This article will restore necessary context to the word “nullification” as used by James Madison in an 1834 letter called “Notes on Nullification.”
First, we have to put Madison’s role in the formulation of the concept of nullification into some context of its own.
As indispensable as he was to the development of our Constitution, James Madison is not the father of nullification. The idea that a smaller division (a state, a county, a city, etc.) is justified — even obliged — in refusing to obey unlawful edicts of the larger society (the federal government, in the case of the United States) was not original to Madison, Jefferson, or any of America’s Founding Fathers. The doctrine we call nullification was known for generations before the Kentucky and Virginia Resolutions were written.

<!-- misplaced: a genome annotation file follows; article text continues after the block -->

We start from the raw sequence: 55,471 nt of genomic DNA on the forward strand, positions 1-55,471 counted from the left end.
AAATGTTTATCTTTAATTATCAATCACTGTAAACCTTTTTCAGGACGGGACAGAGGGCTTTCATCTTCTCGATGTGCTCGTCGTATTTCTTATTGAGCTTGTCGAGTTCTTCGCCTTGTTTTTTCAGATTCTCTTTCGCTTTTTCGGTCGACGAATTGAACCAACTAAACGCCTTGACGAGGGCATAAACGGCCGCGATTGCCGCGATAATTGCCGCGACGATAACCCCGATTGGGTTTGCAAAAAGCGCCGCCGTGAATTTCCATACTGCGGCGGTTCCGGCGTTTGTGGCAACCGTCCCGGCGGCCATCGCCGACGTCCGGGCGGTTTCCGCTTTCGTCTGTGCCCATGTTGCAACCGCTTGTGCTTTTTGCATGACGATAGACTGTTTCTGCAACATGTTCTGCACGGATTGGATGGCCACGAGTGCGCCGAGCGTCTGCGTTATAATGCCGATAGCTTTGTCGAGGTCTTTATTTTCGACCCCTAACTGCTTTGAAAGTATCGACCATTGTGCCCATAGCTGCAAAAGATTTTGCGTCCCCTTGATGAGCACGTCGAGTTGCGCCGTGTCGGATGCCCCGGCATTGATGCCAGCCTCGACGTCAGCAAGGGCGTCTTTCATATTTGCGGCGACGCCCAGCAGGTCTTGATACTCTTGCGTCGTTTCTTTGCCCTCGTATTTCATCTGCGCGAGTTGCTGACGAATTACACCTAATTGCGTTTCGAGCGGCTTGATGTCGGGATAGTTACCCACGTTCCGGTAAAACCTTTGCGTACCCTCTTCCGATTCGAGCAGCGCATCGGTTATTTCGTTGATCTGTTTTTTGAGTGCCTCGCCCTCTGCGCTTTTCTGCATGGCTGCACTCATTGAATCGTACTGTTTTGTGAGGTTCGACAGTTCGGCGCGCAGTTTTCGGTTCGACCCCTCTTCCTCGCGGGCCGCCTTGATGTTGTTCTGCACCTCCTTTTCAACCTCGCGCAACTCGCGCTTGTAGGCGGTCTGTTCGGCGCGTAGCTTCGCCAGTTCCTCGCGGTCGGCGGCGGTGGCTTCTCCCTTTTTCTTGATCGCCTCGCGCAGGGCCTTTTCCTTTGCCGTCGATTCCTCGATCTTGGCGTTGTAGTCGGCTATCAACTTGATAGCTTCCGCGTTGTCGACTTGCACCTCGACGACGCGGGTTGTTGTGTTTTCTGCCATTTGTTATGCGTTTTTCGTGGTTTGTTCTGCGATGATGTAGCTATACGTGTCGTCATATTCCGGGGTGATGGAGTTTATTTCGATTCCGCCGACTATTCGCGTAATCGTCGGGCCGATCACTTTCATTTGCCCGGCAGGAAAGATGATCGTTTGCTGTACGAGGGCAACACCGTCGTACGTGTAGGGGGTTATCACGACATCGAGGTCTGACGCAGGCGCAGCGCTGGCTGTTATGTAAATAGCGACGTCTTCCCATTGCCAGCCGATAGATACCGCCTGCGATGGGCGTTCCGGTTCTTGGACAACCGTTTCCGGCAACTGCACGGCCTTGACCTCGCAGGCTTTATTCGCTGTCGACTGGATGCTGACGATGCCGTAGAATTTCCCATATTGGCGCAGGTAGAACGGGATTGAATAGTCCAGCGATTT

Our Founders drew wisdom and inspiration from a variety of sources, including a group of continental natural law theorists, one of whom was Samuel Pufendorf of Germany (read of the importance of Pufendorf to the Founders here).
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